In pursuit of its Constitutional mandate as provided for in Section 152 of the Constitution of Zimbabwe, the Parliamentary Legal Committee on the 22nd of September, 2016 at 11:00hrs met to consider Statutory Instruments gazetted during the month of August 2016 among them Statutory Instrument 86 of 2016 titled “Plumtree “By-laws”) After deliberations, it unanimously resolved that an adverse report be issued Town Council (Clamping and Tow-Away) By-laws” (hereinafter referred to as the in respect of the Statutory Instrument, due to the following considerations:
The provisions of sections 4, 5(b) contravenes 69 of the Constitution. Section 69 “Right to a fair hearing” is directly violated by section 4 of the By-laws which permits authorised officers to impound a vehicle where a person does not pay a fine on the spot, after the authorised officer has issued a traffic ticket. The provisions of the By-laws provide a platform for the prosecution of every offence which a person denies liability even where such offence does not constitute a criminal offence. The right to a fair hearing supports the rule of law, a rule that currently exists in our Constitution. It is one of our founding values. The right to a fair hearing was pronounced “the heart of the rule of law” in the Constitutional Court of South Africa during its consideration of the De Beer Case.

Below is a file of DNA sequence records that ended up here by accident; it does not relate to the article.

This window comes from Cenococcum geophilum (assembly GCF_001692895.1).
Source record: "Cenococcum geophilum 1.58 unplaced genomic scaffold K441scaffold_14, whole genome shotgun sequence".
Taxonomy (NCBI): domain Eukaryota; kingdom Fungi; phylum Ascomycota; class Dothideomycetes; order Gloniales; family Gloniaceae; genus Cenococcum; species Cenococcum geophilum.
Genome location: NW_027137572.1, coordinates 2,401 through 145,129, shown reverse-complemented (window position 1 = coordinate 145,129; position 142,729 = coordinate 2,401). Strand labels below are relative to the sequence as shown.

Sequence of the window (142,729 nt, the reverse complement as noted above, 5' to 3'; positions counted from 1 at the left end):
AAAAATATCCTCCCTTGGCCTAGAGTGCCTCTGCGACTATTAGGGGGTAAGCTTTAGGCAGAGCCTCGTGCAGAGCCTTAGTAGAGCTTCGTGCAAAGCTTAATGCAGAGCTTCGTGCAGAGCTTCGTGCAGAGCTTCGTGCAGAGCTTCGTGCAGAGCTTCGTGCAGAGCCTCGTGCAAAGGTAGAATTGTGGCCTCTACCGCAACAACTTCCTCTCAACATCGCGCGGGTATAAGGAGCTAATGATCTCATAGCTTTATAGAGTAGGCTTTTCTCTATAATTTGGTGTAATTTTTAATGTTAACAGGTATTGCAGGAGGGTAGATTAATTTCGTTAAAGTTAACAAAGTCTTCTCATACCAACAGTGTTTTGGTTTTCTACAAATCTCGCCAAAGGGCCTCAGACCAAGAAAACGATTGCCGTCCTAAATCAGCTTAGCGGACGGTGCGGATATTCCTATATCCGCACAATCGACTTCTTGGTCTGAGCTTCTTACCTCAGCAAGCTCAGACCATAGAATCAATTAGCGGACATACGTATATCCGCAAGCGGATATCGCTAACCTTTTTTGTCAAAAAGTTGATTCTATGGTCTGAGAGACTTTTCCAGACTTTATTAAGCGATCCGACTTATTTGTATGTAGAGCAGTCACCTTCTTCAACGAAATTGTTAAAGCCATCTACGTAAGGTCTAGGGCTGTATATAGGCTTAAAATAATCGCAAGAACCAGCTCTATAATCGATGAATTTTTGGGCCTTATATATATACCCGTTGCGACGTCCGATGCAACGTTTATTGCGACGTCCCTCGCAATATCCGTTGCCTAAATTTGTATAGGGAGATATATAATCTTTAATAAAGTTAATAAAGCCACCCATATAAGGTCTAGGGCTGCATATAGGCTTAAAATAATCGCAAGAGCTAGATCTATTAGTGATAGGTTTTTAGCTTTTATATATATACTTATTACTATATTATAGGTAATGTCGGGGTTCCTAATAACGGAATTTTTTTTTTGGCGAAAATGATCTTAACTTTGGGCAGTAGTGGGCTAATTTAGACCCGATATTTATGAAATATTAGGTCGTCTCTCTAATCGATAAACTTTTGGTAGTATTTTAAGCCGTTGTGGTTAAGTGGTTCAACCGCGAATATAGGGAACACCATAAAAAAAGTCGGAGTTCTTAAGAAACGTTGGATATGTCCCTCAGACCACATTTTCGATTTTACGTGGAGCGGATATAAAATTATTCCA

Clearly the decision of one individual working under the guise of “authorised person” being permitted to make a unilateral decision regarding the fate of an individual’s vehicle is inappropriate in the highest form. Not only will it create a conducive environment for corruption, it is the Committees view that if such provisions are to be implemented the courts would be flooded with frivolous cases. It is for this reason that the Committee strongly suggests that the By-laws be re-drafted so as to remove such prosecution and provide alternative measures preferably of a civil nature.
Hon. J. Samukange
PARLIAMENTARY LEGAL COMMITTEE